Delayed β-cell response and glucose intolerance in young women with Turner syndrome

BMC Endocr Disord. 2011 Mar 15;11:6. doi: 10.1186/1472-6823-11-6.


Background: To investigate glucose homeostasis in detail in Turner syndrome (TS), where impaired glucose tolerance (IGT) and type 2 diabetes are frequent.

Methods: Cross sectional study of women with Turner syndrome (TS)(n = 13) and age and body mass index matched controls (C) (n = 13), evaluated by glucose tolerance (oral and intravenous glucose tolerance test (OGTT and IVGTT)), insulin sensitivity (hyperinsulinemic, euglycemic clamp), beta-cell function (hyperglycaemic clamp, arginine and GLP-1 stimulation) and insulin pulsatility.

Results: Fasting glucose and insulin levels were similar. Higher glucose responses was seen in TS during OGTT and IVGTT, persisting after correction for body weight or muscle mass, while insulin responses were similar in TS and C, despite the higher glucose level in TS, leading to an insufficient increase in insulin response during dynamic testing. Insulin sensitivity was comparable in the two groups (TS vs. control: 8.6 ± 1.8 vs. 8.9 ± 1.8 mg/kg*30 min; p = 0.6), and the insulin responses to dynamic β-cell function tests were similar. Insulin secretion patterns examined by deconvolution analysis, approximate entropy, spectral analysis and autocorrelation analysis were similar. In addition we found low IGF-I, higher levels of cortisol and norepinephrine and an increased waist-hip ratio in TS.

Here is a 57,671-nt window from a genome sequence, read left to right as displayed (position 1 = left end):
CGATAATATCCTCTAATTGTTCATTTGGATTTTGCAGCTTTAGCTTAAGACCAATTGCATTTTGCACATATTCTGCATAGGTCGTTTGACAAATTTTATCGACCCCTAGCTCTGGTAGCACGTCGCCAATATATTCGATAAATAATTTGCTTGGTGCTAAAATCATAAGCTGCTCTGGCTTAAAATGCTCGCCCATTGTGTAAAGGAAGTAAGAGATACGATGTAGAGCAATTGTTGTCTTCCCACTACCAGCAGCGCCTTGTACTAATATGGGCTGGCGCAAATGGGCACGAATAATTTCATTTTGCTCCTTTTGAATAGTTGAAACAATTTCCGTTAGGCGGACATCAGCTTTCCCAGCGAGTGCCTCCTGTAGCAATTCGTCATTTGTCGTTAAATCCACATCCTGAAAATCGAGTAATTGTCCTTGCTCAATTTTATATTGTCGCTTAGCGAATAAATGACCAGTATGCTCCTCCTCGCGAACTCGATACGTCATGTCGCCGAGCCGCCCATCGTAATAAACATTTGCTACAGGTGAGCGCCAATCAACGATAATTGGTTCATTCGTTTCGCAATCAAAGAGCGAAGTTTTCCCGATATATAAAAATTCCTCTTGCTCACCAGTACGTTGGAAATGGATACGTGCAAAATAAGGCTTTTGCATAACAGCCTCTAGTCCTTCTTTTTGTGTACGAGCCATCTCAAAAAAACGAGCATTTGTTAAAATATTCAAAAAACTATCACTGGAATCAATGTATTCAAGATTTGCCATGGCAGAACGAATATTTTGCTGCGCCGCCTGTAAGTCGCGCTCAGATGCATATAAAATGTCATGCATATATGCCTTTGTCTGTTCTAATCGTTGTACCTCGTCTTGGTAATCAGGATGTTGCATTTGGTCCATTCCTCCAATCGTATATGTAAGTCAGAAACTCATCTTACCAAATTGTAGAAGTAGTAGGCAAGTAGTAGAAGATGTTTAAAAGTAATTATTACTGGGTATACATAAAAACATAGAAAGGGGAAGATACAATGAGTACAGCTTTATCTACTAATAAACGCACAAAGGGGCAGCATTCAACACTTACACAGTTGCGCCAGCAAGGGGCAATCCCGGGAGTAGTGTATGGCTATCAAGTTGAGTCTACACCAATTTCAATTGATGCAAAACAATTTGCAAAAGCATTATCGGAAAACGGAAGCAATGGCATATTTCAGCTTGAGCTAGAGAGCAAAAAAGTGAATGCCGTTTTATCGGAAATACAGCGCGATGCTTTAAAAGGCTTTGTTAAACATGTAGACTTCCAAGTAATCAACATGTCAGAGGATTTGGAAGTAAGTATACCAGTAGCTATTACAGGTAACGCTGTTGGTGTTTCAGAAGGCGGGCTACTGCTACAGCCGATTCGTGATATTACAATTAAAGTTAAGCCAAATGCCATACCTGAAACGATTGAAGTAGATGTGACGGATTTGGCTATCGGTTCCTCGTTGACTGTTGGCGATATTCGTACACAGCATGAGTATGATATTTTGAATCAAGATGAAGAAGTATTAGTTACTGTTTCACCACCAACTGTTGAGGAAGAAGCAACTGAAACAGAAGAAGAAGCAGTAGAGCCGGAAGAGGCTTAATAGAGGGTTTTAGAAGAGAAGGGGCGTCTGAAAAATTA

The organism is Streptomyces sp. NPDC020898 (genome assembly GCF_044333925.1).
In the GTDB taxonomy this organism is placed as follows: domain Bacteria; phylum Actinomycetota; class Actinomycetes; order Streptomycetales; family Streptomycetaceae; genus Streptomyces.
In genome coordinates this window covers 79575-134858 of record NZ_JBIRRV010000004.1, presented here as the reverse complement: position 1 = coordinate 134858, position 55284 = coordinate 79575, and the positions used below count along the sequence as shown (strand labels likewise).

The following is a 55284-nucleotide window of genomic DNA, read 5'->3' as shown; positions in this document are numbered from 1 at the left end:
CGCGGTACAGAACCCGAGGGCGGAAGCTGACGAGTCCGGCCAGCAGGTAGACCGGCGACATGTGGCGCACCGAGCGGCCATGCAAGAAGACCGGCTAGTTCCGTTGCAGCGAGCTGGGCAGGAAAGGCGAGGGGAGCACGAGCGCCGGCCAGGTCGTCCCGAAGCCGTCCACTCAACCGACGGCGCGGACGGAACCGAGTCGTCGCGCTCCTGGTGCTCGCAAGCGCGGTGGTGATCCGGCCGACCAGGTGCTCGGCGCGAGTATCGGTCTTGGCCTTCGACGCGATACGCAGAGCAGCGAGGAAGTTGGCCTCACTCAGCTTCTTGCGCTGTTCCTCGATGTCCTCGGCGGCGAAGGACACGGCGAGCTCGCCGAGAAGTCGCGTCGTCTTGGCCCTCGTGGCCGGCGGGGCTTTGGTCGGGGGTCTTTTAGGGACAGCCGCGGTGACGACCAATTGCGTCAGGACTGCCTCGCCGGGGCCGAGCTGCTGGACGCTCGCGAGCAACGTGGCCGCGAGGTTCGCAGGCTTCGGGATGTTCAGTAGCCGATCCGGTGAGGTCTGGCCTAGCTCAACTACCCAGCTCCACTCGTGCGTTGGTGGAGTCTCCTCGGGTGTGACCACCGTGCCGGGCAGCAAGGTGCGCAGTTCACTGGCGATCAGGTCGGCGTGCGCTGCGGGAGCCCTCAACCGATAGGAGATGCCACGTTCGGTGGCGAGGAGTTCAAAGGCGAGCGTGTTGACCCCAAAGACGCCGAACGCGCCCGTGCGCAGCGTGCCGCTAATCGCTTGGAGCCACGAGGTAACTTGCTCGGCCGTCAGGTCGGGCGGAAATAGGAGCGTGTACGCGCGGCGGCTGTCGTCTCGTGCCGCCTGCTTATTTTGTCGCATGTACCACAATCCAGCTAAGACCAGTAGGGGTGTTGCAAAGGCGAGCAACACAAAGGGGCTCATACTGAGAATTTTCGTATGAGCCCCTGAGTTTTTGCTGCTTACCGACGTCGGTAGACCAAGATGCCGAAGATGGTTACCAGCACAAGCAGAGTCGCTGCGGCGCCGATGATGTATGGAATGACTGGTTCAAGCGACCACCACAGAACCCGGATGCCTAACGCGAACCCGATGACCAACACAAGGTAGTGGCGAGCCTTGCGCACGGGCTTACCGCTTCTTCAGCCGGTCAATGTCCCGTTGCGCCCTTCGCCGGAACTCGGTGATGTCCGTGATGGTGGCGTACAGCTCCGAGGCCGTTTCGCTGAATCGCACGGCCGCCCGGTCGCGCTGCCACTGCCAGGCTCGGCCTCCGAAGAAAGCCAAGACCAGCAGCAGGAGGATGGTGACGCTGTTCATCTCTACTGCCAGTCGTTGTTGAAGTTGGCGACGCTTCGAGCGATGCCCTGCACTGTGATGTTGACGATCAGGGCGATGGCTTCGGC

Conclusions: Young normal weight TS women show significant glucose intolerance in spite of normal insulin secretion during hyperglycaemic clamping and normal insulin sensitivity. We recommend regularly testing for diabetes in TS.

Trial registration: Registered with, ID nr: NCT00419107.

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